It is also interesting to note that when this church was built, to save on costs, the wood from the original church was taken and reused in the interior construction of this building. There is no stronger argument for believing in the essence of this building, when you consider that wood in this building may have been a door or pillar or floor that the people responsible for ending slavery and helping change the voting rights of women in our country may have walked on, lean on or touched, leaving a bit of essence behind to inspire future generations. To the left is a picture of what it looked like when it was still the second AME Zion church.
Incidentally, the original AME congregation is still alive and well in the City of Rochester. When they moved in the 1970’s they took the precious windows that told the story of the civil rights movement that were especially made for this church and installed them in their new church, which still exists in Rochester. They call themselves the Memorial AME Zion Church.
When the AME Zion congregation sold the church to another congregation, it was renamed The Bethlehem Star Church. The Bethlehem Star congregation has been worshiping there ever since. However, they have grown old and found the building hard to maintain with its dwindling membership. They have recently placed the building up for sale.
Will this building be the next casualty in the preservation fight? Bread and Water Theatre hopes not. Bread &- Water Theatre wants to purchase the building and use it as an arts and cultural center.
The current condition of this neighborhood is dire. It is home to families that are plagued by higher crime, drugs and urban blight. Their children go to schools with 50% graduation rates. Furthermore, many of these families do not have access to arts and cultural programming that has been shown to improve children’s grades and ability to contribute to society in a positive manner.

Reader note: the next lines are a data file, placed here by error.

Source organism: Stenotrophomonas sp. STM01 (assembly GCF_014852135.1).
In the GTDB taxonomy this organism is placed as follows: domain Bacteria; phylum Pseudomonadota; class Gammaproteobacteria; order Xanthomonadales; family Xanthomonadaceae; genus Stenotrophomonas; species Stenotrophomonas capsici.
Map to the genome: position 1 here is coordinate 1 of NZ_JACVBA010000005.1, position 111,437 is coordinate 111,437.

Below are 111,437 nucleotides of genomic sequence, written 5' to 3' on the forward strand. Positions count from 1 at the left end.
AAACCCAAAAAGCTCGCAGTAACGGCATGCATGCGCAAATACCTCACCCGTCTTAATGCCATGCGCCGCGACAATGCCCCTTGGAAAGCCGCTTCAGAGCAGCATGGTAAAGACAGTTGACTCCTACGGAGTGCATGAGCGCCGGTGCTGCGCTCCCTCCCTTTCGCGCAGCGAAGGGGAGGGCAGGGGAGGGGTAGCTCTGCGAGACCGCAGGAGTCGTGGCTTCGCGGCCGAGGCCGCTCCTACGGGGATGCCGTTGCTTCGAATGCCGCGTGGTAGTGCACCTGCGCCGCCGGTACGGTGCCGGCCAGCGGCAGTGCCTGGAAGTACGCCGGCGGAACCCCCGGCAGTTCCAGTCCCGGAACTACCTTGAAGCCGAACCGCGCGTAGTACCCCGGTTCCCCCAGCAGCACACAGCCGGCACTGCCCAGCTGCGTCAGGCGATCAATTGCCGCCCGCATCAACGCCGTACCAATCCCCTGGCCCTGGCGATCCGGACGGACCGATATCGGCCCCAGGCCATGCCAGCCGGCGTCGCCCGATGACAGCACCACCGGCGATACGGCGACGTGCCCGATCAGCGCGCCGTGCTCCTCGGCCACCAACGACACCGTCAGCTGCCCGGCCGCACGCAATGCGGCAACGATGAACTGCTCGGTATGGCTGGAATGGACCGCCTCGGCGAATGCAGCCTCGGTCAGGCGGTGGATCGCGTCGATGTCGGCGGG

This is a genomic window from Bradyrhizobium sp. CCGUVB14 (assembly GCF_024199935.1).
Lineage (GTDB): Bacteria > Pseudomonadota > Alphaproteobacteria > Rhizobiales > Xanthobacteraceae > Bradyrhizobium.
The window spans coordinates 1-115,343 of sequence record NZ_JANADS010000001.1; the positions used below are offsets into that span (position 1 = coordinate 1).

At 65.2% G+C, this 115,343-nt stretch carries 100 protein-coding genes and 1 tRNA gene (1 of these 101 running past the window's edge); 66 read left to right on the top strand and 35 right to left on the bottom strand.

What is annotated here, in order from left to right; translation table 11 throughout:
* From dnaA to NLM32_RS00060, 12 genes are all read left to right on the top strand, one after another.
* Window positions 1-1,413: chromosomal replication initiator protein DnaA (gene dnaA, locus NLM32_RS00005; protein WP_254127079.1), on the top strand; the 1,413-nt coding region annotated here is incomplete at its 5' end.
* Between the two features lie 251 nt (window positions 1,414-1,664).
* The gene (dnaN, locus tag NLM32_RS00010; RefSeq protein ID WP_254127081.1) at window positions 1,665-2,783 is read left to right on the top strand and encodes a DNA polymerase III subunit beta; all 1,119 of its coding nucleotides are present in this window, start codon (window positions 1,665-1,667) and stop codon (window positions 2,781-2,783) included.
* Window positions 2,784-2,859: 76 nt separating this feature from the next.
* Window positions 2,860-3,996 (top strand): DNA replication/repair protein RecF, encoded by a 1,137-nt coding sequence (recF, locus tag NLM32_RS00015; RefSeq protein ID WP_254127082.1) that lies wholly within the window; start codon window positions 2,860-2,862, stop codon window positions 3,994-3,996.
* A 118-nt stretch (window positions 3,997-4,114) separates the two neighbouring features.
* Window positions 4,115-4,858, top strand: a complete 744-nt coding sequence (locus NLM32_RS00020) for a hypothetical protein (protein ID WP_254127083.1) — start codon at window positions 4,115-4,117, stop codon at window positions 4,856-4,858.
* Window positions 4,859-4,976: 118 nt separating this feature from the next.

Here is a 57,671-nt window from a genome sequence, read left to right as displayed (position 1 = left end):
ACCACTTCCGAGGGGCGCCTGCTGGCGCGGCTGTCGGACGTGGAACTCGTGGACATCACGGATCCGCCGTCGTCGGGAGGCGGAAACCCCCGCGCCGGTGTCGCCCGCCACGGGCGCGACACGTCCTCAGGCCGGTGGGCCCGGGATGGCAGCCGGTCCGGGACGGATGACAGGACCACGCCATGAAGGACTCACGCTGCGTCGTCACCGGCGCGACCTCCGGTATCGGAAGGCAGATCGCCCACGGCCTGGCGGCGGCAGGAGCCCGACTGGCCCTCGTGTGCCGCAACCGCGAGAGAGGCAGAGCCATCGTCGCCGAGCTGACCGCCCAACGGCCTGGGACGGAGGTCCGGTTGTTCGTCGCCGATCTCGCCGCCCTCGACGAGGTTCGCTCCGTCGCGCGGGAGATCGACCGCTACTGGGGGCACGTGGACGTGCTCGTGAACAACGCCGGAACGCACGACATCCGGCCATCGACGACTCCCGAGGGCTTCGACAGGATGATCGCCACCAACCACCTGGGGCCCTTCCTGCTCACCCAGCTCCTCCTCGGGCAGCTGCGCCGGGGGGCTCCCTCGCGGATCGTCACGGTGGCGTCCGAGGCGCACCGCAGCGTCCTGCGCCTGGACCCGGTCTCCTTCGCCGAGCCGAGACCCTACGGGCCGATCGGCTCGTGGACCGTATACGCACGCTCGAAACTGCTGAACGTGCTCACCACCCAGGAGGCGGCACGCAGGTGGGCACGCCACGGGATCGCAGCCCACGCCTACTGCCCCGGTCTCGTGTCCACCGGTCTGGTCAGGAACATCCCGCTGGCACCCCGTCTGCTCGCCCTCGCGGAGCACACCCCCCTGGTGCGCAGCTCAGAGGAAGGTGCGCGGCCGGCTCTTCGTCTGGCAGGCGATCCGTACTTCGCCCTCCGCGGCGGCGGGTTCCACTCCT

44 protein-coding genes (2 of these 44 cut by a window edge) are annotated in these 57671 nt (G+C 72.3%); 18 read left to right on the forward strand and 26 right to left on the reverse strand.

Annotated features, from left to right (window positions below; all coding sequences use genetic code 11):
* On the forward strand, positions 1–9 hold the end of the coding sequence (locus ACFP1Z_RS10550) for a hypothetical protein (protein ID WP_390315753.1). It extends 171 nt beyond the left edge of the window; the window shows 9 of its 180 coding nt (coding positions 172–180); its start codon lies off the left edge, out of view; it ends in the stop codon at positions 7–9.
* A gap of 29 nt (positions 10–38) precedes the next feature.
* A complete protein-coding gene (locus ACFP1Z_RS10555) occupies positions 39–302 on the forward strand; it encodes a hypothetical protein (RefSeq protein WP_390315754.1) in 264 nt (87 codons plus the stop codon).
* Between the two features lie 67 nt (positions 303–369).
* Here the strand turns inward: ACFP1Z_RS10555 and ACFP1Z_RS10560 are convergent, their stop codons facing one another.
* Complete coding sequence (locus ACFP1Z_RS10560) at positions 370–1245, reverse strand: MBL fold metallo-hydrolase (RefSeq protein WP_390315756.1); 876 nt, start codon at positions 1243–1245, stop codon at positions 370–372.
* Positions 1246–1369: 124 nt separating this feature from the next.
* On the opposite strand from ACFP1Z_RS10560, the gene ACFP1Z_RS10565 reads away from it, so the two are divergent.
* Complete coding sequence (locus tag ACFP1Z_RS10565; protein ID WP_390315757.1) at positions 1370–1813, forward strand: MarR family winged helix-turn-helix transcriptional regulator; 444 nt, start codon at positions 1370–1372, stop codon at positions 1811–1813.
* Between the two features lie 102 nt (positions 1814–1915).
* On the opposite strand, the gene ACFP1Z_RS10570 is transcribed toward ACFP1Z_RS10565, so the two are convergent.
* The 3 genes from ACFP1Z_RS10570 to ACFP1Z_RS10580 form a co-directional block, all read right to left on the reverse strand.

This brings us to this final important thought…Historic preservation is not only about saving buildings. It is about saving communities. Bread and Water recognizes that this church is a symbol of Rochester’s rich civil rights legacy. Its decay and loss would affect the immediate community, the City of Rochester and the legacy that the building represents.
The adaptive reuse of this building is a golden opportunity to preserve it and offer the community something it desperately needs, a cultural connection inside the walls that help to create leaders that advanced our freedom and civil rights. In this way, adaptive reuse is really the “Bread and Water” of preservation. In order to keep historic buildings alive, they must continue to create history and be relevant to new generations. And how fitting that this vision includes teaching future generations to be empowered and to be heard…-bringing the building back full circle, reinforcing the essence and legacy of those original leaders that stood here so many years ago.
The first step is to help Bread &- Water Theatre purchase this building thereby preventing a preservation fight before it occurs.. To obtain information on donating contact Bread &- Water Theatre at info@BreadandWatertheatre.org or call 585.271.5523. All donations are tax deductible. To donate directly via the internet visit the following link: